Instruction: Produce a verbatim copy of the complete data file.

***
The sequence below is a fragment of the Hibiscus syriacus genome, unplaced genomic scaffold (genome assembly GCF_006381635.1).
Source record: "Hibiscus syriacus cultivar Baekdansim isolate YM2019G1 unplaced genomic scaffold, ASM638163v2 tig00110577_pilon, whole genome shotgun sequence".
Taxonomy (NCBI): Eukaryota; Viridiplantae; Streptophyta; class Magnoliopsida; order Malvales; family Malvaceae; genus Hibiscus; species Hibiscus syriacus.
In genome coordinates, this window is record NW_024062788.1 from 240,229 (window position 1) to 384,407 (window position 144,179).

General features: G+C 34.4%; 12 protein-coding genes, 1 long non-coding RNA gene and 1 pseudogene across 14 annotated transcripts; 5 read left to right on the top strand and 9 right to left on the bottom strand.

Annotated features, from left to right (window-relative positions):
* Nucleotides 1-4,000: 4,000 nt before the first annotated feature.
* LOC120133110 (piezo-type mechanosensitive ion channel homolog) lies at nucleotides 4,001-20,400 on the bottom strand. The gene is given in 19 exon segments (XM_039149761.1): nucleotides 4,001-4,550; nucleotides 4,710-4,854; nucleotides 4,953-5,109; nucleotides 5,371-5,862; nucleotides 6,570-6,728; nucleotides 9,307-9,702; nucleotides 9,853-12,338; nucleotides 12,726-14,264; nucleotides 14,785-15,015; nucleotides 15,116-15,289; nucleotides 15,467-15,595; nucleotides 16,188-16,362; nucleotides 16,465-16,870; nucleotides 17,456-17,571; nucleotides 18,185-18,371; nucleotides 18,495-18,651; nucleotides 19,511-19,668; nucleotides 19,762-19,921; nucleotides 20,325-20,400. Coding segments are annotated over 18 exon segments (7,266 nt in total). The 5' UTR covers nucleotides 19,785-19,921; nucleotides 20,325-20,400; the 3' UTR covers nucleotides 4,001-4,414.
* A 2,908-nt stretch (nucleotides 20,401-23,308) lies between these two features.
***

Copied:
The sequence below is a fragment of the Hibiscus syriacus genome, unplaced genomic scaffold (genome assembly GCF_006381635.1).
Source record: "Hibiscus syriacus cultivar Baekdansim isolate YM2019G1 unplaced genomic scaffold, ASM638163v2 tig00110577_pilon, whole genome shotgun sequence".
Taxonomy (NCBI): Eukaryota; Viridiplantae; Streptophyta; class Magnoliopsida; order Malvales; family Malvaceae; genus Hibiscus; species Hibiscus syriacus.
In genome coordinates, this window is record NW_024062788.1 from 240,229 (window position 1) to 384,407 (window position 144,179).

General features: G+C 34.4%; 12 protein-coding genes, 1 long non-coding RNA gene and 1 pseudogene across 14 annotated transcripts; 5 read left to right on the top strand and 9 right to left on the bottom strand.

Annotated features, from left to right (window-relative positions):
* Nucleotides 1-4,000: 4,000 nt before the first annotated feature.
* LOC120133110 (piezo-type mechanosensitive ion channel homolog) lies at nucleotides 4,001-20,400 on the bottom strand. The gene is given in 19 exon segments (XM_039149761.1): nucleotides 4,001-4,550; nucleotides 4,710-4,854; nucleotides 4,953-5,109; nucleotides 5,371-5,862; nucleotides 6,570-6,728; nucleotides 9,307-9,702; nucleotides 9,853-12,338; nucleotides 12,726-14,264; nucleotides 14,785-15,015; nucleotides 15,116-15,289; nucleotides 15,467-15,595; nucleotides 16,188-16,362; nucleotides 16,465-16,870; nucleotides 17,456-17,571; nucleotides 18,185-18,371; nucleotides 18,495-18,651; nucleotides 19,511-19,668; nucleotides 19,762-19,921; nucleotides 20,325-20,400. Coding segments are annotated over 18 exon segments (7,266 nt in total). The 5' UTR covers nucleotides 19,785-19,921; nucleotides 20,325-20,400; the 3' UTR covers nucleotides 4,001-4,414.
* A 2,908-nt stretch (nucleotides 20,401-23,308) lies between these two features.